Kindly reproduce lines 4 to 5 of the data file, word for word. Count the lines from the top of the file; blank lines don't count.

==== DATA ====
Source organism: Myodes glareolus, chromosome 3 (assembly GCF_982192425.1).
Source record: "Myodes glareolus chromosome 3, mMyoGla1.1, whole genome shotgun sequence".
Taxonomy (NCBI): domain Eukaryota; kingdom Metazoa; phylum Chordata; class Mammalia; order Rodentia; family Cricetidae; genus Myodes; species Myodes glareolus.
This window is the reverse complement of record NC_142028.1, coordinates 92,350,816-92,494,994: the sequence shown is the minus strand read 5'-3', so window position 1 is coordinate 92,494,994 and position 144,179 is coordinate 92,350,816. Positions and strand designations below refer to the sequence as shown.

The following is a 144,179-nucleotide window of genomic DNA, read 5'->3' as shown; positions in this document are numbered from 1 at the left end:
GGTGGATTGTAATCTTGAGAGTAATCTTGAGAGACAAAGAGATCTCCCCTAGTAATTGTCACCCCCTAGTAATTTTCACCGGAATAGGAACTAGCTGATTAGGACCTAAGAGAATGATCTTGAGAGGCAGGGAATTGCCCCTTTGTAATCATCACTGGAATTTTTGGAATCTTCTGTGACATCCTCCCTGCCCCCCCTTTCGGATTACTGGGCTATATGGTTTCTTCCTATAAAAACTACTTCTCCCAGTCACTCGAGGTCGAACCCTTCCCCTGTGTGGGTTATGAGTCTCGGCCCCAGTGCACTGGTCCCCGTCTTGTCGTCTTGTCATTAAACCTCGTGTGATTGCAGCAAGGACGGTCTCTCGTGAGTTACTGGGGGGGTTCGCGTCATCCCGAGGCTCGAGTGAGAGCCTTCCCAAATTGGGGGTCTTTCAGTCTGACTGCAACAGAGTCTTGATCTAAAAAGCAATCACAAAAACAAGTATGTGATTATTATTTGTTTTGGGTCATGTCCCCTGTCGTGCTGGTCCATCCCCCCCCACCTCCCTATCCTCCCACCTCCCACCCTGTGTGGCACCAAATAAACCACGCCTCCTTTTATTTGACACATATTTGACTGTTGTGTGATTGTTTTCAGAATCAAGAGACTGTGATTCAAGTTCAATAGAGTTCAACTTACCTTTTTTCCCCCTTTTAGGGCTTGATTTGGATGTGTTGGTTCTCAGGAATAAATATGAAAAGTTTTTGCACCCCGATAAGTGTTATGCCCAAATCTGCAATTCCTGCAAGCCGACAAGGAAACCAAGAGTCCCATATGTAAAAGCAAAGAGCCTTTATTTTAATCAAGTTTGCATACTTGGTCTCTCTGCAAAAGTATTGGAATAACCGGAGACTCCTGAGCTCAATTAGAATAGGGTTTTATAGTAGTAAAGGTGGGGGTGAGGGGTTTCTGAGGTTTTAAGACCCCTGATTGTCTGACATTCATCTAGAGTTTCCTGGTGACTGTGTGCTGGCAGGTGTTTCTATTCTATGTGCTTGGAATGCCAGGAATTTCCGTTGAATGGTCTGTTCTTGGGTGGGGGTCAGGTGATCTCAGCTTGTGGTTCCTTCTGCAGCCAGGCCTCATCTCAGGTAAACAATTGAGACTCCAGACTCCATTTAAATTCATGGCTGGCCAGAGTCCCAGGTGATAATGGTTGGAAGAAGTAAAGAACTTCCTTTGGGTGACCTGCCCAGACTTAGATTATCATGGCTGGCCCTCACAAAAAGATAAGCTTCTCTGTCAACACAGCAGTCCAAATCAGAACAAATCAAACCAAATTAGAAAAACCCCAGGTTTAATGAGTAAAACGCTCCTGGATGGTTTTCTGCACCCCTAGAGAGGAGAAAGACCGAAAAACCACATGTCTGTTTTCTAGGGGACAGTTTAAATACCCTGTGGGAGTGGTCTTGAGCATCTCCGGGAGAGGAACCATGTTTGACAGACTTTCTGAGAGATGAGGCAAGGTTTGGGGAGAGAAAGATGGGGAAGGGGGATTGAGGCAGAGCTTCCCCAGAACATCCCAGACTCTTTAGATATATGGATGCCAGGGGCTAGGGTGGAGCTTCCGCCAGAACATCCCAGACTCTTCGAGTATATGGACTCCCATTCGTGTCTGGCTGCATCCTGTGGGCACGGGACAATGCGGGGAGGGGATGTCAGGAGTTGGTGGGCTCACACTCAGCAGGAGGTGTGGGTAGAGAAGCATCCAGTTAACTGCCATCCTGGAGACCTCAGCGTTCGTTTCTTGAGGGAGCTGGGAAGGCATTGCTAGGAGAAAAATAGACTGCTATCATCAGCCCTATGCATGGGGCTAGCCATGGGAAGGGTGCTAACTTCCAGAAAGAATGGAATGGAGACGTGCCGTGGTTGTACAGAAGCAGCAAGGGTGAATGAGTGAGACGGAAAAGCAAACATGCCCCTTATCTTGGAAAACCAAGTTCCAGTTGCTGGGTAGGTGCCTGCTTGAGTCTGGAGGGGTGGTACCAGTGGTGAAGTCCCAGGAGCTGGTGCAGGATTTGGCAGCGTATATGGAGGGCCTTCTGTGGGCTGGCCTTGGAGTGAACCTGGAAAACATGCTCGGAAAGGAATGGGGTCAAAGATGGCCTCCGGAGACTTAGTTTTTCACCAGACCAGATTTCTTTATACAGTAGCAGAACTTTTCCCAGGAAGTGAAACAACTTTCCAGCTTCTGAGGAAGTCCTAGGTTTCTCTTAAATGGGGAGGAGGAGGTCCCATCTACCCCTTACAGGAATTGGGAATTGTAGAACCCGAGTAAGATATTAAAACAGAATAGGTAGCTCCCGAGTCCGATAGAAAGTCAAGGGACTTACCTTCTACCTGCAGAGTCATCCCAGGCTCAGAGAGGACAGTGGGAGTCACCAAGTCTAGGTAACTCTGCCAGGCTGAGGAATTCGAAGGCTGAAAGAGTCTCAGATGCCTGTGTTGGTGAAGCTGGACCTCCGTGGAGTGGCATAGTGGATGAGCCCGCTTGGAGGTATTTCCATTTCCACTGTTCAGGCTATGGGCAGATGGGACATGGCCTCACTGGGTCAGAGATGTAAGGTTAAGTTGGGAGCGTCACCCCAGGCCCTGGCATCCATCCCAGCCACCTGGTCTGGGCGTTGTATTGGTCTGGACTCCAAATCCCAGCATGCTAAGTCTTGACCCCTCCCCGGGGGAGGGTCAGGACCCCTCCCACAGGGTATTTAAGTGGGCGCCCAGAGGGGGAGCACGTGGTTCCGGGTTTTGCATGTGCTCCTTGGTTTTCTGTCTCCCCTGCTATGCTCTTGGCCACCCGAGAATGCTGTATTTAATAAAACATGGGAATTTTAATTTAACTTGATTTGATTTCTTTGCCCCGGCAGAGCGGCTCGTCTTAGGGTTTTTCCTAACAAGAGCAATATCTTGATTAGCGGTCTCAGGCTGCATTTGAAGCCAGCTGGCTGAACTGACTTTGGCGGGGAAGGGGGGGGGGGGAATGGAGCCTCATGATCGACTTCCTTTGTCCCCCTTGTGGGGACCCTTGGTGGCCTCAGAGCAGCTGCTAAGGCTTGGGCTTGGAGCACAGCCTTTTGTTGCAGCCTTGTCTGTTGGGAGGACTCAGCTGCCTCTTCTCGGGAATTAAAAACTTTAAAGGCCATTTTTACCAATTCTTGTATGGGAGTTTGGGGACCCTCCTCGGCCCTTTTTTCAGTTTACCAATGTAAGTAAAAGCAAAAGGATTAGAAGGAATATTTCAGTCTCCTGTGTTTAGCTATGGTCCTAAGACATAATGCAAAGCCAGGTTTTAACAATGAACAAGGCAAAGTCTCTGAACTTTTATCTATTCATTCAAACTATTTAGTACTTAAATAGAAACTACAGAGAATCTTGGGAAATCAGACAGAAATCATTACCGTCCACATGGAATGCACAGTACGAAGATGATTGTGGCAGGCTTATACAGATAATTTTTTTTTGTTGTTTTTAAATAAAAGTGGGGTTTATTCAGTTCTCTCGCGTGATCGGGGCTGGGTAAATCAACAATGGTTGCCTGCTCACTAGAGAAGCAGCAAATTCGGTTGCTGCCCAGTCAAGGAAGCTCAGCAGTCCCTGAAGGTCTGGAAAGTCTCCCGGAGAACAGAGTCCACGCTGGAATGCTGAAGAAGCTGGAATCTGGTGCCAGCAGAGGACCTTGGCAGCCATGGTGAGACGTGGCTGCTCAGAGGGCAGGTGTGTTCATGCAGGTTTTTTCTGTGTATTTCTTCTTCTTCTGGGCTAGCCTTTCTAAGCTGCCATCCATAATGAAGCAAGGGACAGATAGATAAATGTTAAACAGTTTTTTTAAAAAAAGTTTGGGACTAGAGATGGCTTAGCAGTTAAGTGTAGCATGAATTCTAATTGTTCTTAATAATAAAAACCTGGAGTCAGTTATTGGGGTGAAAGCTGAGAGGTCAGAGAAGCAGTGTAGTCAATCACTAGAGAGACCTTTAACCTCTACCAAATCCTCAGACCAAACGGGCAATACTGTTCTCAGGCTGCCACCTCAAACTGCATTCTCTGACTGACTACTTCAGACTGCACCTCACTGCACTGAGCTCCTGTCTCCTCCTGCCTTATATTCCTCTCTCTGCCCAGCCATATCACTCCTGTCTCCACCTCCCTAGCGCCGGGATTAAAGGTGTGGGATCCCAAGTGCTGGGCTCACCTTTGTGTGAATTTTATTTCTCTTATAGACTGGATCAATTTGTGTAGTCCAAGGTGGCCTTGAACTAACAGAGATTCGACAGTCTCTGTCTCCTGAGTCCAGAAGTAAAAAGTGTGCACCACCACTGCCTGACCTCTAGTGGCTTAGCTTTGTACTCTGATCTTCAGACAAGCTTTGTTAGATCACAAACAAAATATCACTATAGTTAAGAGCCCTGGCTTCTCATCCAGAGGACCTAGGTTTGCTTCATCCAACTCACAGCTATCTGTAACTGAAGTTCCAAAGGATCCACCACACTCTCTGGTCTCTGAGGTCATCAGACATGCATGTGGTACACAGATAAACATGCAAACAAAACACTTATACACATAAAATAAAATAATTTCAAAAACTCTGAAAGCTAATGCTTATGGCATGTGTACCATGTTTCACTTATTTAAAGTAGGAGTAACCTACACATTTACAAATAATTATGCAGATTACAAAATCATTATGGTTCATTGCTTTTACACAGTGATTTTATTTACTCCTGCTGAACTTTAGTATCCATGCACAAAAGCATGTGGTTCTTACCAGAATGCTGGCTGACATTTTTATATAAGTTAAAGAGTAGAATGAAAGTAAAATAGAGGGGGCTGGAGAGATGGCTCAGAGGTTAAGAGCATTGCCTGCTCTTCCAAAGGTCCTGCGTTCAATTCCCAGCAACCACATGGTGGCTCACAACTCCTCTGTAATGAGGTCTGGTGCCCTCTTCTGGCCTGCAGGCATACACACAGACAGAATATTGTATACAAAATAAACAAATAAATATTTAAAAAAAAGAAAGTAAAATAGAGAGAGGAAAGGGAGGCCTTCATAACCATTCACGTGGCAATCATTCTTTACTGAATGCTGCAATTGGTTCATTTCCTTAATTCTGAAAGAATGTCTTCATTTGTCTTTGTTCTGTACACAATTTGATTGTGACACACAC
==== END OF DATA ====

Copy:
This window is the reverse complement of record NC_142028.1, coordinates 92,350,816-92,494,994: the sequence shown is the minus strand read 5'-3', so window position 1 is coordinate 92,494,994 and position 144,179 is coordinate 92,350,816. Positions and strand designations below refer to the sequence as shown.

The following is a 144,179-nucleotide window of genomic DNA, read 5'->3' as shown; positions in this document are numbered from 1 at the left end: